Agronomy and Horticulture Department


Date of this Version



HortScience, 39(5):1079-1082. 2004.


Copyright 2004 American Society for Horticultural Science. Used by Permission.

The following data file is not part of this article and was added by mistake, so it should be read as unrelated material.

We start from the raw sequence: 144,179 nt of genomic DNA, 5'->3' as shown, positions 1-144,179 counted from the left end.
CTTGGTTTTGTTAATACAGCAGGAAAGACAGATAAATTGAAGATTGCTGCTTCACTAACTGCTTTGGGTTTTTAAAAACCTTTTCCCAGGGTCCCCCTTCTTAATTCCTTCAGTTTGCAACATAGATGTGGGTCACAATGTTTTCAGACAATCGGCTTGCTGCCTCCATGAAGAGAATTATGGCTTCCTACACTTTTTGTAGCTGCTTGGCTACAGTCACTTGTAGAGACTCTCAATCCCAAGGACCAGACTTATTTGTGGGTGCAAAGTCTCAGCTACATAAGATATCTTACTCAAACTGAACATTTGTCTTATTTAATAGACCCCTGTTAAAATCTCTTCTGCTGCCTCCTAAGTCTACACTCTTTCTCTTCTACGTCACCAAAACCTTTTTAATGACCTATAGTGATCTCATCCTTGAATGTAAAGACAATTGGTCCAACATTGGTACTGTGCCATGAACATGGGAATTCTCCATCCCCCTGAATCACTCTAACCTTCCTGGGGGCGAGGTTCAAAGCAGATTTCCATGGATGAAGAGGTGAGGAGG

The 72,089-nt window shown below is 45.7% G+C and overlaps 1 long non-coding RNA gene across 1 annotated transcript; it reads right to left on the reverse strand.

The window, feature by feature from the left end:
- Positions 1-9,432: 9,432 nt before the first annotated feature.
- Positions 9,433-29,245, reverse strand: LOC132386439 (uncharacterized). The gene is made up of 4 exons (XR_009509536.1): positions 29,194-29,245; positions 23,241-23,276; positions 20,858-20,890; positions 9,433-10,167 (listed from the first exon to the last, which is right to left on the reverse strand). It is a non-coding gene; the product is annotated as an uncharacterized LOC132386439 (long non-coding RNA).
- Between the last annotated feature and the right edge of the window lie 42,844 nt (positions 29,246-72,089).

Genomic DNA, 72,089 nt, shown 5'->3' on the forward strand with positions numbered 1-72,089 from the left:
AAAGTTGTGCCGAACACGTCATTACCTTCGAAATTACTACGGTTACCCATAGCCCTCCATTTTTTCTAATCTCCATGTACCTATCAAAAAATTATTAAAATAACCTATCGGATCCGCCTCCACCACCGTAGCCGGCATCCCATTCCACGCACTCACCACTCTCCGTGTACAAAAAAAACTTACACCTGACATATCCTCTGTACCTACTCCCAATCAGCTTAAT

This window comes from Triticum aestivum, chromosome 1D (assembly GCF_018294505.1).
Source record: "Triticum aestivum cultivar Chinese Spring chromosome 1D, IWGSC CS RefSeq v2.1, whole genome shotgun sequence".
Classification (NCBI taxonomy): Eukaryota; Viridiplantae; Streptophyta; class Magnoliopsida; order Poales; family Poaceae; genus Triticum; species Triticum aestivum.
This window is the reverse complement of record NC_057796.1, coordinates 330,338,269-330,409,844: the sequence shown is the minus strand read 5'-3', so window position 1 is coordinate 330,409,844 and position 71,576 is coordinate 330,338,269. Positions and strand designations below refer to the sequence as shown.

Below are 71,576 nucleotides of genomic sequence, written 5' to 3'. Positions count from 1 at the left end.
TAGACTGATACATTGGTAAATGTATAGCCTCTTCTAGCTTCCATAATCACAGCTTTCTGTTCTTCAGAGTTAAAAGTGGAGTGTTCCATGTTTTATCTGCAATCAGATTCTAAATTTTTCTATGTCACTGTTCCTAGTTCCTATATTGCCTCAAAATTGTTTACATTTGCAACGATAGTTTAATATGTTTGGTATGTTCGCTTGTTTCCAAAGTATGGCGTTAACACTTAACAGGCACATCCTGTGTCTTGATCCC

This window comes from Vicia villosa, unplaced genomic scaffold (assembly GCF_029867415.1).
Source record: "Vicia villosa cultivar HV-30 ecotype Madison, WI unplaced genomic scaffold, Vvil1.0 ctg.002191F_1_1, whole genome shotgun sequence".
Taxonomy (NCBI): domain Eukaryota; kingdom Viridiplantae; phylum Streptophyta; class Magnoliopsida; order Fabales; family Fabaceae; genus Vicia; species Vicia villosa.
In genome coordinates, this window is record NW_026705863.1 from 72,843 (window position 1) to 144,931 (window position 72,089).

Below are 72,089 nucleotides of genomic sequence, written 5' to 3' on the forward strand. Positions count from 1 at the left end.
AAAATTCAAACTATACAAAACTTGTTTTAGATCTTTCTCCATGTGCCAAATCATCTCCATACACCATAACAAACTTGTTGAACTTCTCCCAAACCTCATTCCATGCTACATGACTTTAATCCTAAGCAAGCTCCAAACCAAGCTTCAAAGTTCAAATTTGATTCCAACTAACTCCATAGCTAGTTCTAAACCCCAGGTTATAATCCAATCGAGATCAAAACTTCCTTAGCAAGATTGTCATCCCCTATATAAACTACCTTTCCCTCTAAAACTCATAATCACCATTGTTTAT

RAPD and phenotypic analysis were conducted to assess clonal stability of hazelnuts generated from axillary buds cultured in vitro for long-term. The nuts produced on in vitro-propagated plants were indistinguishable from those of donor plants. With the exception of rare horizontal (plagiotropic) growth, all in vitro-propagated plants exhibited phenotypes similar to those of donor plants. RAPD analysis did not reveal any somaclonal variation between donor plants from which in vitro cultures were initiated and micropropogated plants (6-year cultures), and no somaclonal variation was detected among in vitro propogated plants. However, polymorphism (15.6%) was detected between the parent plant and its in vitro propagated progenies (from seedlings). These results show a good discriminatory power of RAPD to detect polymorphism between samples where it is expected, and it can be effectively used for genetic assessment of micropropagated hazelnut. No evidence of genetic or epigenetic changes was observed in long-term cultured hazelnut, and thus long-term in vitro culture of hazelnut does not seem to limit its colonal propagation.